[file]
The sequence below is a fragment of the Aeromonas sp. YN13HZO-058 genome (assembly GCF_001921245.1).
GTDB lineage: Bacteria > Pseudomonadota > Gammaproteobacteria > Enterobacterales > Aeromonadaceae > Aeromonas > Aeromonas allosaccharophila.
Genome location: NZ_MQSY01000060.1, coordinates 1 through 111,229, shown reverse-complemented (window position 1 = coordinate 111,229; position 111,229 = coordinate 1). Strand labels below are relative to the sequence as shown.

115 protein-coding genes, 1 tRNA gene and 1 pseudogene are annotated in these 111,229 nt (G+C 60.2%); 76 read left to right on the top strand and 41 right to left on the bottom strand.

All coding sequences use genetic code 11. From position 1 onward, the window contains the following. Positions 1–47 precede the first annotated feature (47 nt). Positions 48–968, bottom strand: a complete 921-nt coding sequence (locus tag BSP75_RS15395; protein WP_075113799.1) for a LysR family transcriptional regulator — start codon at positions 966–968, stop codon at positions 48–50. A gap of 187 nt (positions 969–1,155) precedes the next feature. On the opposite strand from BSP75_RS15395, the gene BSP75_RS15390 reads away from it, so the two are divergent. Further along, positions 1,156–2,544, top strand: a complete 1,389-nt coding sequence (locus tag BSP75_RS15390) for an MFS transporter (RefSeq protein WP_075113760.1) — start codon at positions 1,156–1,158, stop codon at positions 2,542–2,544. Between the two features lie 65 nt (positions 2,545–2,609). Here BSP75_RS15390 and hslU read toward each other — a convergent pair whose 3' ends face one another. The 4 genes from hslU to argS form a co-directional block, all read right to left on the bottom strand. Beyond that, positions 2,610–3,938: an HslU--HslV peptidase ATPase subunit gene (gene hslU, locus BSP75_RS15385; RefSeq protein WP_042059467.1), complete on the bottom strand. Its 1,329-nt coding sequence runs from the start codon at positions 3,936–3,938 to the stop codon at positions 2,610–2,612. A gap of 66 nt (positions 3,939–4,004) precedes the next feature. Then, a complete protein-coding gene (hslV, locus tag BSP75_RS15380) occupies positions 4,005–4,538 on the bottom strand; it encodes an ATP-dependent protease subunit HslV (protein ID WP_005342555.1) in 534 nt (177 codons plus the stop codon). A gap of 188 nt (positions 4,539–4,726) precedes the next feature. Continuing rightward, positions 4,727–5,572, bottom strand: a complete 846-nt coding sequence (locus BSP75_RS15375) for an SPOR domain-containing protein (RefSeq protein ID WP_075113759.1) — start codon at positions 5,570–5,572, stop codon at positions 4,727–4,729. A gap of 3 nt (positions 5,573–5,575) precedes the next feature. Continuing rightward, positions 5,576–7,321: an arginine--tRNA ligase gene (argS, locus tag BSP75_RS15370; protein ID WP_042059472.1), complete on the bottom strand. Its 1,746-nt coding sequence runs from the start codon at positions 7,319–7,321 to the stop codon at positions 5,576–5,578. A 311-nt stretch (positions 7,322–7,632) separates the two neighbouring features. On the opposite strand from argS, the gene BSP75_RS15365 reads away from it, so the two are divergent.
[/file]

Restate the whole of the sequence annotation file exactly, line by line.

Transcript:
The sequence below is a fragment of the Aeromonas sp. YN13HZO-058 genome (assembly GCF_001921245.1).
GTDB lineage: Bacteria > Pseudomonadota > Gammaproteobacteria > Enterobacterales > Aeromonadaceae > Aeromonas > Aeromonas allosaccharophila.
Genome location: NZ_MQSY01000060.1, coordinates 1 through 111,229, shown reverse-complemented (window position 1 = coordinate 111,229; position 111,229 = coordinate 1). Strand labels below are relative to the sequence as shown.

115 protein-coding genes, 1 tRNA gene and 1 pseudogene are annotated in these 111,229 nt (G+C 60.2%); 76 read left to right on the top strand and 41 right to left on the bottom strand.

All coding sequences use genetic code 11. From position 1 onward, the window contains the following. Positions 1–47 precede the first annotated feature (47 nt). Positions 48–968, bottom strand: a complete 921-nt coding sequence (locus tag BSP75_RS15395; protein WP_075113799.1) for a LysR family transcriptional regulator — start codon at positions 966–968, stop codon at positions 48–50. A gap of 187 nt (positions 969–1,155) precedes the next feature. On the opposite strand from BSP75_RS15395, the gene BSP75_RS15390 reads away from it, so the two are divergent. Further along, positions 1,156–2,544, top strand: a complete 1,389-nt coding sequence (locus tag BSP75_RS15390) for an MFS transporter (RefSeq protein WP_075113760.1) — start codon at positions 1,156–1,158, stop codon at positions 2,542–2,544. Between the two features lie 65 nt (positions 2,545–2,609). Here BSP75_RS15390 and hslU read toward each other — a convergent pair whose 3' ends face one another. The 4 genes from hslU to argS form a co-directional block, all read right to left on the bottom strand. Beyond that, positions 2,610–3,938: an HslU--HslV peptidase ATPase subunit gene (gene hslU, locus BSP75_RS15385; RefSeq protein WP_042059467.1), complete on the bottom strand. Its 1,329-nt coding sequence runs from the start codon at positions 3,936–3,938 to the stop codon at positions 2,610–2,612. A gap of 66 nt (positions 3,939–4,004) precedes the next feature. Then, a complete protein-coding gene (hslV, locus tag BSP75_RS15380) occupies positions 4,005–4,538 on the bottom strand; it encodes an ATP-dependent protease subunit HslV (protein ID WP_005342555.1) in 534 nt (177 codons plus the stop codon). A gap of 188 nt (positions 4,539–4,726) precedes the next feature. Continuing rightward, positions 4,727–5,572, bottom strand: a complete 846-nt coding sequence (locus BSP75_RS15375) for an SPOR domain-containing protein (RefSeq protein ID WP_075113759.1) — start codon at positions 5,570–5,572, stop codon at positions 4,727–4,729. A gap of 3 nt (positions 5,573–5,575) precedes the next feature. Continuing rightward, positions 5,576–7,321: an arginine--tRNA ligase gene (argS, locus tag BSP75_RS15370; protein ID WP_042059472.1), complete on the bottom strand. Its 1,746-nt coding sequence runs from the start codon at positions 7,319–7,321 to the stop codon at positions 5,576–5,578. A 311-nt stretch (positions 7,322–7,632) separates the two neighbouring features. On the opposite strand from argS, the gene BSP75_RS15365 reads away from it, so the two are divergent.